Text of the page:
As the radio crackled and music changed, my dad’s most beloved song began to play through the stereo. As soon as he recognized it, he reached his arm out, turned the dial as far as it could go, and started to sing. Normally my dad’s off-key singing annoys me; however, this time the song and his reaction did not. Instead, his tuneless voice made me smile from ear to ear, adding another layer of enjoyment to an already wonderful night.
“Don’t Stop Believing,” the renowned Journey song, is critical to a fantabulous night at the Thompson household. We don’t just sing it in the car and play it at dinner parties — we laugh and scream it too.
I’ll never forget the night that I realized my dad cherished this song so deeply. After dinner, we were sitting at the kitchen table as “Don’t Stop Believing” came on. I looked up the lyrics to ensure that I knew every word and started to sing along. My dad then joined in too, and we listened to the song on repeat for hours, singing and laughing.In that moment he and I built our connection to this song: we will always share this time and I will bring this memory with me no matter where I go.
Not only do I appreciate this song because it was played relentlessly during my childhood, but also because I love the meaning of the lyrics and my relationship with them. I too am a “small town girl,” and I know that when I start my college journey it might be a “lonely world.” However, the warm memories of my dad jamming out will allow me to feel close to home, making my world a little less lonely.
My brother became the “city boy” when he moved in with our grandparents in Mesa, Arizona during winter 2021. My brother and I always had a unique twin relationship: one second we would fight, and the next we were best friends. However, due to our immense amount of high school homework and athletic obligations, we grew apart as we never had any time to spend with each other. The longer he lived in Arizona, the more I started to miss my home partner, and at times I would start to feel like an only child. We began to Facetime weekly, which allowed us to re-establish our twin relationship and actually grow even closer than before, linking us together from across the country. Coincidentally, on one of our last facetimes, “Don’t Stop Believing” played on my phone, and we enjoyed listening to it together. Now whenever I hear this song, not only do I remember my dad and me jamming out in the kitchen, but I also remember the time that I grew closer with my brother. He was the “city boy living in Arizona,” and I was “the small town girl” at home.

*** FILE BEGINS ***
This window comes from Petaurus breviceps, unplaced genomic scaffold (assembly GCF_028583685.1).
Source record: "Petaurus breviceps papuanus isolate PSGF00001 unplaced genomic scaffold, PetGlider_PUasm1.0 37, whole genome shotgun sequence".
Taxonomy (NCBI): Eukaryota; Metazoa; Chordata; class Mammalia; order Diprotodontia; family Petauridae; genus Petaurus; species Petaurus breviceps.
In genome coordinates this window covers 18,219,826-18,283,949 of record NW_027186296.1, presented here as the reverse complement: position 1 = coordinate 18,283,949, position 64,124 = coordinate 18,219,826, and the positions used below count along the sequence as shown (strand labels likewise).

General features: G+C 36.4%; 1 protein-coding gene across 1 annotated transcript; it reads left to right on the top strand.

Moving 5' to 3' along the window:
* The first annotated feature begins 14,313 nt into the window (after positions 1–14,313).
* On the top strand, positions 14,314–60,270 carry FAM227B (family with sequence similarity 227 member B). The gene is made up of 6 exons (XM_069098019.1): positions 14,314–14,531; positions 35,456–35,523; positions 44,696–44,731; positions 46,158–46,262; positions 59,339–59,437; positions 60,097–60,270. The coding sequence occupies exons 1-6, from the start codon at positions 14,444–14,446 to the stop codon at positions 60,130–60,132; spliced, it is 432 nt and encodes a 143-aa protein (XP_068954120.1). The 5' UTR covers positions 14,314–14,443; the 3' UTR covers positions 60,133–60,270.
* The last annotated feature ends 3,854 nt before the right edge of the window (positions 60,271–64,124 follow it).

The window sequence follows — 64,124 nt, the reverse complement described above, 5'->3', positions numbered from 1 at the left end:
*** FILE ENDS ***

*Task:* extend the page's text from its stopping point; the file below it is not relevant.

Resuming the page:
I believe that my dad not only likes the tune and rhythm of the song, but also the meaning of the lyrics. Both of my parents have set a standard for me to “never stop believing” and that I can do anything that I want to do, as long as I put in my full effort. This song plays in the back of my mind throughout all of my activities. I “live to find emotion” by spending time with my friends and family, and I know that wherever I go, I will never be alone because while my dad and mom listen to this song at home and my brother listens to it from his future school, I too will continue to listen to it in my dorm, connecting me to my family wherever I go.
Tips for writing:
in order to start writing your college essay, brainstorm a series of events or ideas that have significant meaning to you or someone else in your life/family. Then, once you have an idea that you would like to pursue, continue brainstorming events that tie into that idea, for example car rides, vacation, memories that taught you something. Then, just start writing, sometimes even jotting bullets down about potential ideas works better, because you can later go back in and connect and add details. Just start writing, and then write it again, and again, until you have something that you are proud of, and would like to share with others and college admissions officers.